Oil edges up, but may break $50 after U.S. inventories
Oil prices edged up on Thursday, nudged higher by a weaker dollar, while investors temporarily overlooked an unexpectedly large rise in U.S. inventory levels that could quickly push the market back below $50 a barrel, analysts said.
U.S. crude stocks rose by 3.1 million barrels to 461 million last week as refineries reduced production and idled capacity. Analysts had expected an increase of 2.2 million barrels.
The oil price is set for a 7 percent gain this week, its largest weekly increase since late August, after oil industry executives warned that this year's fall below $50 would force higher-cost producers to reduce output.
"Those expectations drove prices upwards, so that's being reassessed and it's possible we'll see prices dropping below $50 again," Commerzbank analyst Carsten Fritsch said.
Brent crude oil futures rose 56 cents to $51.89 a barrel by 0811 GMT, having touched a one-month high of $53.15 on Wednesday. U.S. crude futures rose 42 cents to $48.23 a barrel.
Underpinning the crude complex was a drop in the dollar ahead of the release of the minutes of the Federal Reserve's most recent policy meeting, which may offer some insight into the outlook for interest rates.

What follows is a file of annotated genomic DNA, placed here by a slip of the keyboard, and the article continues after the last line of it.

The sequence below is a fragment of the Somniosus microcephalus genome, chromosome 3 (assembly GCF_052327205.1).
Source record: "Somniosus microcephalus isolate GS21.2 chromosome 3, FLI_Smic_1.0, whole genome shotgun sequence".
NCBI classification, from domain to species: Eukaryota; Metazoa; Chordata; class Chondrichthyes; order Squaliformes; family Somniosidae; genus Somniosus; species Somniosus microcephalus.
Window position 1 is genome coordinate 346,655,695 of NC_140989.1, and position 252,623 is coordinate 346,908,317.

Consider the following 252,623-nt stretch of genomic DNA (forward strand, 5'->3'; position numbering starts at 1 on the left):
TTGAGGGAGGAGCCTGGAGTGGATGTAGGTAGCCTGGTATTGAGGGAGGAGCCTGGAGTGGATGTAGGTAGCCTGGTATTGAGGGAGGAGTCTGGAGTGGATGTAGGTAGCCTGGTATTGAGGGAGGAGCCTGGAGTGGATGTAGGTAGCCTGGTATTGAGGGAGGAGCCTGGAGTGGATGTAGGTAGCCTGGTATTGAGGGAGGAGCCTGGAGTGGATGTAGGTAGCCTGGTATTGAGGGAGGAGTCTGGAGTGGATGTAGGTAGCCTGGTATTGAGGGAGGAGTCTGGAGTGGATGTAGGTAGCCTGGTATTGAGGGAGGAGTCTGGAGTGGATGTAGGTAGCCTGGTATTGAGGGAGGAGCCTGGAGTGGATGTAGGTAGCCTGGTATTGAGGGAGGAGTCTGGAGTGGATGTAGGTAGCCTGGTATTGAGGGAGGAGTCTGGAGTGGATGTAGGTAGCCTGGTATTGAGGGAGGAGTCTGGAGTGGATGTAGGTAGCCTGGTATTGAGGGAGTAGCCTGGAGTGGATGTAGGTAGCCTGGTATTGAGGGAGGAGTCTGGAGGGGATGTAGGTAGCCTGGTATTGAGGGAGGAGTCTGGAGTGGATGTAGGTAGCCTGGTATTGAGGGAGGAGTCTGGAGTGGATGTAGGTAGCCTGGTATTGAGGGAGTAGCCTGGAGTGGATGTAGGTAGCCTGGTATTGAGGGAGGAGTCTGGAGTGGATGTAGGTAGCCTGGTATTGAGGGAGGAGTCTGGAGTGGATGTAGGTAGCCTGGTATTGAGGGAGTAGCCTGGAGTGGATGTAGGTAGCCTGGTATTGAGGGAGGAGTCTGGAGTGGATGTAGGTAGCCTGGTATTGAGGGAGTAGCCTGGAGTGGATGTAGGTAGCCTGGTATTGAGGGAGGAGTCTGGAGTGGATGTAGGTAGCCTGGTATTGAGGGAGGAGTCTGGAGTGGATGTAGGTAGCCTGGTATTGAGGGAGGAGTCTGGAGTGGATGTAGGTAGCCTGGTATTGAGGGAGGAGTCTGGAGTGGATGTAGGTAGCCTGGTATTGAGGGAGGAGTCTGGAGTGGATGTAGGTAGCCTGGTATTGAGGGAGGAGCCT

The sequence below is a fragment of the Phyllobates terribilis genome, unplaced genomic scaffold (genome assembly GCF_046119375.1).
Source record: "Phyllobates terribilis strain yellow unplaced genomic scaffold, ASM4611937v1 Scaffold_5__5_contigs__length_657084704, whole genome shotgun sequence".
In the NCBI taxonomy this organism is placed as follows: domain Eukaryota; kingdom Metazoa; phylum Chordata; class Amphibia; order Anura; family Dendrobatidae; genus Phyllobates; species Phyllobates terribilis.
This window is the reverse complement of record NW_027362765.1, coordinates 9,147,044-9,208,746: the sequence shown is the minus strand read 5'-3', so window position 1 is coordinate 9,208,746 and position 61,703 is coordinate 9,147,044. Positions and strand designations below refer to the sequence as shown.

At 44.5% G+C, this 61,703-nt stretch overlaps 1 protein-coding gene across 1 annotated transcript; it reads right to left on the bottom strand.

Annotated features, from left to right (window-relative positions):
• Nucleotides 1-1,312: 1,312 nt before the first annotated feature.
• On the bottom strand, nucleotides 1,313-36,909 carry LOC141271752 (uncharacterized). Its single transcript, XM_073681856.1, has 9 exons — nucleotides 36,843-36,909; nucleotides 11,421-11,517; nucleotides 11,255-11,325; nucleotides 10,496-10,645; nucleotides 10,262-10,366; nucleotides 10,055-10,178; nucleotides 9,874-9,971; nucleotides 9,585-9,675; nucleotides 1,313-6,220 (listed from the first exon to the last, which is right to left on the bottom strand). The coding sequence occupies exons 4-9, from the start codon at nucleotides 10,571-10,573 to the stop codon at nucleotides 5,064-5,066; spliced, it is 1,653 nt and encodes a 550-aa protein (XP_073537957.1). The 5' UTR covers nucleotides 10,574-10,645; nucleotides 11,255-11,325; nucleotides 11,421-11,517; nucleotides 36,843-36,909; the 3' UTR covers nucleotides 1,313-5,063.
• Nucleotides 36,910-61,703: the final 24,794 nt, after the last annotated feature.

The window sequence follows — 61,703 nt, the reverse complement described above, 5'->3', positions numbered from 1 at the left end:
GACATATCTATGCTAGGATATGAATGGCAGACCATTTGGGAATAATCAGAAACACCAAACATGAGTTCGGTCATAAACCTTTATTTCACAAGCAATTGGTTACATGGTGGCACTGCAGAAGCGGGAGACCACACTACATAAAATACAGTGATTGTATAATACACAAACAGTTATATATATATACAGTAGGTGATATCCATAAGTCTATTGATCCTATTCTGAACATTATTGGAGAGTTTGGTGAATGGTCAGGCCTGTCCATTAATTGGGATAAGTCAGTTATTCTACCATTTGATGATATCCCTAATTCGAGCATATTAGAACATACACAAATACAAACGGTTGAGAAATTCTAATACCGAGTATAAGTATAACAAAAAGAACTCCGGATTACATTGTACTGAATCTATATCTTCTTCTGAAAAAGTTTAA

A weaker dollar tends to make it cheaper for non-U.S. investors to buy dollar-denominated assets.
"The release of the (Fed) minutes will be the main focus for today," Fritsch said.
With little data out this week, apart from industry and government inventory numbers in the United States, and China on holiday for the first three days, the market has focused on longer-term demand trends that have supported prices.
A U.S. Energy Information Administration report on Tuesday predicted global oil demand for 2016 would rise by the fastest rate in six years, suggesting the crude surplus that has pushed prices down about 50 percent since June last year is easing faster than expected.
"That is where we have seen a little bit of a pick-up over the last couple of sessions, but ever so slightly back to reality over the last 10 or 12 hours," said Ben le Brun, market analyst at OptionsXpress in Sydney.